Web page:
/dev/fd0  /floppy  vfat  defaults,user,noauto,showexec,umask=022  0  0
/dev/cdrom /cdrom  auto  defaults,ro,user,noexec,noauto  0  0
LABEL=THUMB1  /mnt/THUMB1 auto  defaults,user,noexec  0  0
LABEL=THUMB2  /mnt/THUMB2 auto  defaults,user,noexec  0  0


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PostPosted: Wed Dec 31, 2008 3:09 pm 
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Joined: Mon Jul 24, 2006 9:51 pm
Posts: 107
Location: Mackay, Australia
Thanks for the replies guys. Sorry i havnt responded earlier but I had an electrical storm and although the computer was off i lost a dvb-t card. Im not sure if it came through the antenna or if it was cause i didnt unplug from the wall.

Im up and running with one card now.

So I had actually got the drive mounted. I used webmin for the first time and it added the following to my fstab file

[code]/dev/sda1 /myth/video vfat suid,uid=100,dev,gid=102,exec 0 0
[/code]

the problem is that it wont auto mount i have to after each restart type in x
[code]
mount -a
[/code]
Am i doing anything wrong.....

Thanks for the advice about labels. Im looking at getting a second TB and that will be handy.


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 Post subject:
PostPosted: Wed Dec 31, 2008 5:00 pm 
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Joined: Thu Mar 25, 2004 11:00 am
Posts: 9551
Location: Arlington, MA
From my example above:
Code:
LABEL=THUMB1  /mnt/THUMB1 auto  defaults,user,noexec  0  0

Column # 3 - using "auto" works well for most removable drives. You're using "vfat" which should be OK too.

Column # 4 is where you're probably getting into trouble, try changing yours to "defaults,uid=100,gid=102".

Also make sure that this is listed AFTER the one for /myth since you're stacking it on top of that.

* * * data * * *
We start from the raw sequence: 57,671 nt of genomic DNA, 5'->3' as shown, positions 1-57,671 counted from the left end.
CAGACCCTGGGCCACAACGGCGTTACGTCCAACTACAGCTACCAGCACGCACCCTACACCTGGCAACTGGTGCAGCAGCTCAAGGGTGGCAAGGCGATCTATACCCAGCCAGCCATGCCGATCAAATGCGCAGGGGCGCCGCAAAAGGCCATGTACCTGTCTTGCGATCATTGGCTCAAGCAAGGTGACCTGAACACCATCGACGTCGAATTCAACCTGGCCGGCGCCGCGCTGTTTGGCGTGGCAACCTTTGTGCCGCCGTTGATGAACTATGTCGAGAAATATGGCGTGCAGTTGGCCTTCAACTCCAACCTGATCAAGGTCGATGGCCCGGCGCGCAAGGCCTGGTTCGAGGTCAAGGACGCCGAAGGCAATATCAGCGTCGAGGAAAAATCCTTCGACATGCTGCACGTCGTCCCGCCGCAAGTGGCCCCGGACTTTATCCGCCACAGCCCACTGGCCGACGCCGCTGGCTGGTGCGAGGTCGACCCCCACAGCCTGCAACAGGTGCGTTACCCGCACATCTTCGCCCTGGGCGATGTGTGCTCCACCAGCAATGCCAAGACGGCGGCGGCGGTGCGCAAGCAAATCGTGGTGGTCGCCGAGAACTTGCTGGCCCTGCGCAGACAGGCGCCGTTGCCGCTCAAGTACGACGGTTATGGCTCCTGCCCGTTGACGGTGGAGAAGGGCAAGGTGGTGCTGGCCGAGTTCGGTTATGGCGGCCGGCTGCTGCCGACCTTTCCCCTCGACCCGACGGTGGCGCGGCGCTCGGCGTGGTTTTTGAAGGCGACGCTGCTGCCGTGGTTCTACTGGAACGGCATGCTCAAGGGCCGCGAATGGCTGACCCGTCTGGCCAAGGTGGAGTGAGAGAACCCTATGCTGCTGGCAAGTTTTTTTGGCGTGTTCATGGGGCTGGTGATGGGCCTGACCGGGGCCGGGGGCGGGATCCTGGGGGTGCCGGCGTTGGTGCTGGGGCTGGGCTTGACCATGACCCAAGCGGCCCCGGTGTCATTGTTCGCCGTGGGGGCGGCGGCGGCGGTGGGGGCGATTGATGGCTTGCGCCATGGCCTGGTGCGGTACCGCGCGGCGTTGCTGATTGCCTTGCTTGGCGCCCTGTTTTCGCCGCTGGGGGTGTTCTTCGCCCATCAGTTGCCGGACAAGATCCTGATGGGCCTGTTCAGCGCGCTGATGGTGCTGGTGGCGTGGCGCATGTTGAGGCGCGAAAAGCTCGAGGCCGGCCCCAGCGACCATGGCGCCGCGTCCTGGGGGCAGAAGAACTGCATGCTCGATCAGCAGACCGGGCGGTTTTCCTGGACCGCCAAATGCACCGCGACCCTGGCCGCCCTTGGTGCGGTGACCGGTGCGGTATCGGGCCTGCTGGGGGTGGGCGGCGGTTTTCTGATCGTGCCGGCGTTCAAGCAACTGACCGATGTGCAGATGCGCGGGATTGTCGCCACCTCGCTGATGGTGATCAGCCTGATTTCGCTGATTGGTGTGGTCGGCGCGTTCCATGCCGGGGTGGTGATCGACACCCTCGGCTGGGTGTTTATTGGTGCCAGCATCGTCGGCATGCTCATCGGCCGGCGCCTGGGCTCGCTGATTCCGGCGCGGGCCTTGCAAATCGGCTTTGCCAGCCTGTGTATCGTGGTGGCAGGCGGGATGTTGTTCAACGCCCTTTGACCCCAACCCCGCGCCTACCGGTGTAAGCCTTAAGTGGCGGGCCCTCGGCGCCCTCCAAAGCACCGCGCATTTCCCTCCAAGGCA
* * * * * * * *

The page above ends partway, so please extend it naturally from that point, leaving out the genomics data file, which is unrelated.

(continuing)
OBTW - Reading the fstab and mount ( 8 ) man pages is highly recommended.
Code:
man fstab
man 8 mount


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PostPosted: Thu Jan 01, 2009 5:59 am 
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Joined: Mon Jul 24, 2006 9:51 pm
Posts: 107
Location: Mackay, Australia
Hey thanks for that. Here is the changes i made to the fstab... see /dev/sda1. I made the changes... Hasnt helped although mount -a still works. I will have a read of the manual... i didnt know they were there, thanks.

Worst comes to worst i was thinking of waking something in startup that said mount -a.

[code]# /etc/fstab: filesystem table.
#
# filesystem mountpoint type options dump pass
/dev/hda1 / ext3 defaults,errors=remount-ro 0 1
/dev/hda3 /myth auto defaults,auto 0 2
#/dev/sda1 /myth/video vfat suid,uid=100,dev,gid=102,exec 0 0
/dev/sda1 /myth/video auto defaults,uid=100,gid=102,exec 0 0

proc /proc proc defaults 0 0
/dev/fd0 /floppy vfat defaults,user,noauto,showexec,umask=022 0 0
usbfs /proc/bus/usb usbfs devmode=0666 0 0
sysfs /sys sysfs defaults 0 0
tmpfs /dev/shm tmpfs defaults 0 0
/dev/cdrom /cdrom auto defaults,ro,user,noexec,noauto 0 0
# Added by KNOPPIX
/dev/hda2 none swap defaults 0 0
[/code]


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PostPosted: Thu Jan 01, 2009 11:02 am 
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Joined: Thu Mar 25, 2004 11:00 am
Posts: 9551
Location: Arlington, MA
Digriz77 wrote:
Code:
/dev/hda1  /  ext3 defaults,errors=remount-ro  0  1
/dev/hda3 /myth auto defaults,auto 0 2
/dev/sda1  /myth/video  auto  defaults,uid=100,gid=102,exec  0  0

Using defaults already implies exec so that's redundant. Hmmm... It looks like the mountall.sh boot time init script only auto mounts certain file system types, and the list doesn't include vfat... You can try adding "auto" to the options in column 4 and the autofs support may do the right thing when it detects the drive. This is usually a good idea for external/removable file systems in any case. Failing that, add the following to the end of your /etc/init.d/bootmisc.sh script.
Code:
mount /myth/video


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PostPosted: Thu Jan 01, 2009 4:14 pm 
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Joined: Mon Jul 24, 2006 9:51 pm
Posts: 107
Location: Mackay, Australia
Thanks i will give that a go.

I did get it working though through webmin. I went into bootup and shutdown menu and added a bootup action that simply said "mount -a"

Seems to be working now. Is it alright to run that command or will it cause me trouble latter.

Thanks for the help with this.